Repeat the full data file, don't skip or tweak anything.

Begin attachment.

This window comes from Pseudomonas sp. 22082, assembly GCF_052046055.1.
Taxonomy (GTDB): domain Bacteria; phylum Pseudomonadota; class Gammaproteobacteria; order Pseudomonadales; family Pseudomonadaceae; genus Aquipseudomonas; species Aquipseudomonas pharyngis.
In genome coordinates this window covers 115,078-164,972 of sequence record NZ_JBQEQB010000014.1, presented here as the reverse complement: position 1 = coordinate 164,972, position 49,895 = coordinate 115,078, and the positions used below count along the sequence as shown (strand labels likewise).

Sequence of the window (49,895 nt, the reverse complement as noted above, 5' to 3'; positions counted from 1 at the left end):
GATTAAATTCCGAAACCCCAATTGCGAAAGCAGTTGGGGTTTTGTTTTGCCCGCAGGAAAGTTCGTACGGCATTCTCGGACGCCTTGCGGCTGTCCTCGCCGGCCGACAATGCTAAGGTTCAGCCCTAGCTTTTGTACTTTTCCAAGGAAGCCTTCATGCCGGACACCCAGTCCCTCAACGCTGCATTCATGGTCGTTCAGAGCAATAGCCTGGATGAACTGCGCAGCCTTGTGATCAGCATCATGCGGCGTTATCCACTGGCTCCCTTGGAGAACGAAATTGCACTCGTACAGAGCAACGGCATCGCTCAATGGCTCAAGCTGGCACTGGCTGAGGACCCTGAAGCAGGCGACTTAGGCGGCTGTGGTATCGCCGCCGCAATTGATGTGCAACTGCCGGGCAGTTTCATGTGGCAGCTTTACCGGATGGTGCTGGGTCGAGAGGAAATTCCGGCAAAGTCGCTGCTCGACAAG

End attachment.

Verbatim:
This window comes from Pseudomonas sp. 22082, assembly GCF_052046055.1.
Taxonomy (GTDB): domain Bacteria; phylum Pseudomonadota; class Gammaproteobacteria; order Pseudomonadales; family Pseudomonadaceae; genus Aquipseudomonas; species Aquipseudomonas pharyngis.
In genome coordinates this window covers 115,078-164,972 of sequence record NZ_JBQEQB010000014.1, presented here as the reverse complement: position 1 = coordinate 164,972, position 49,895 = coordinate 115,078, and the positions used below count along the sequence as shown (strand labels likewise).

Sequence of the window (49,895 nt, the reverse complement as noted above, 5' to 3'; positions counted from 1 at the left end):
GATTAAATTCCGAAACCCCAATTGCGAAAGCAGTTGGGGTTTTGTTTTGCCCGCAGGAAAGTTCGTACGGCATTCTCGGACGCCTTGCGGCTGTCCTCGCCGGCCGACAATGCTAAGGTTCAGCCCTAGCTTTTGTACTTTTCCAAGGAAGCCTTCATGCCGGACACCCAGTCCCTCAACGCTGCATTCATGGTCGTTCAGAGCAATAGCCTGGATGAACTGCGCAGCCTTGTGATCAGCATCATGCGGCGTTATCCACTGGCTCCCTTGGAGAACGAAATTGCACTCGTACAGAGCAACGGCATCGCTCAATGGCTCAAGCTGGCACTGGCTGAGGACCCTGAAGCAGGCGACTTAGGCGGCTGTGGTATCGCCGCCGCAATTGATGTGCAACTGCCGGGCAGTTTCATGTGGCAGCTTTACCGGATGGTGCTGGGTCGAGAGGAAATTCCGGCAAAGTCGCTGCTCGACAAG